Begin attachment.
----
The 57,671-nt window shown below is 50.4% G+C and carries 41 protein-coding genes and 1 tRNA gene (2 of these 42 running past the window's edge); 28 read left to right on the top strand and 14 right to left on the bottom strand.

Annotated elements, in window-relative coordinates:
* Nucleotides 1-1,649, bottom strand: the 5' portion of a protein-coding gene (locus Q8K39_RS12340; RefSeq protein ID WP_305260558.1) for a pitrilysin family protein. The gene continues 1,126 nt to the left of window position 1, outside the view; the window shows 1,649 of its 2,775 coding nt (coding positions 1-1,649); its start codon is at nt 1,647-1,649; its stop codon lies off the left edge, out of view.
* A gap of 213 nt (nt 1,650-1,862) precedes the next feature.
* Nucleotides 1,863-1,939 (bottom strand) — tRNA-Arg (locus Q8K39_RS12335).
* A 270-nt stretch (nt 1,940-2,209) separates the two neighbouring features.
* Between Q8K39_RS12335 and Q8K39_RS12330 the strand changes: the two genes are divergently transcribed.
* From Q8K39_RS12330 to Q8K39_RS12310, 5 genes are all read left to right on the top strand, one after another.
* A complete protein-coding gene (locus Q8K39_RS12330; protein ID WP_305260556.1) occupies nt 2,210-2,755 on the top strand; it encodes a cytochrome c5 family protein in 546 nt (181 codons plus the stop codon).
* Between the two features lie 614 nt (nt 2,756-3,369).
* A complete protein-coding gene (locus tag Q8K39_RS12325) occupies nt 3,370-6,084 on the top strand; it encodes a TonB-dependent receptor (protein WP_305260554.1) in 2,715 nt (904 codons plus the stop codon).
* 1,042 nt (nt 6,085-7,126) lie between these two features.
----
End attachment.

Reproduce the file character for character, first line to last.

The 57,671-nt window shown below is 50.4% G+C and carries 41 protein-coding genes and 1 tRNA gene (2 of these 42 running past the window's edge); 28 read left to right on the top strand and 14 right to left on the bottom strand.

Annotated elements, in window-relative coordinates:
* Nucleotides 1-1,649, bottom strand: the 5' portion of a protein-coding gene (locus Q8K39_RS12340; RefSeq protein ID WP_305260558.1) for a pitrilysin family protein. The gene continues 1,126 nt to the left of window position 1, outside the view; the window shows 1,649 of its 2,775 coding nt (coding positions 1-1,649); its start codon is at nt 1,647-1,649; its stop codon lies off the left edge, out of view.
* A gap of 213 nt (nt 1,650-1,862) precedes the next feature.
* Nucleotides 1,863-1,939 (bottom strand) — tRNA-Arg (locus Q8K39_RS12335).
* A 270-nt stretch (nt 1,940-2,209) separates the two neighbouring features.
* Between Q8K39_RS12335 and Q8K39_RS12330 the strand changes: the two genes are divergently transcribed.
* From Q8K39_RS12330 to Q8K39_RS12310, 5 genes are all read left to right on the top strand, one after another.
* A complete protein-coding gene (locus Q8K39_RS12330; protein ID WP_305260556.1) occupies nt 2,210-2,755 on the top strand; it encodes a cytochrome c5 family protein in 546 nt (181 codons plus the stop codon).
* Between the two features lie 614 nt (nt 2,756-3,369).
* A complete protein-coding gene (locus tag Q8K39_RS12325) occupies nt 3,370-6,084 on the top strand; it encodes a TonB-dependent receptor (protein WP_305260554.1) in 2,715 nt (904 codons plus the stop codon).
* 1,042 nt (nt 6,085-7,126) lie between these two features.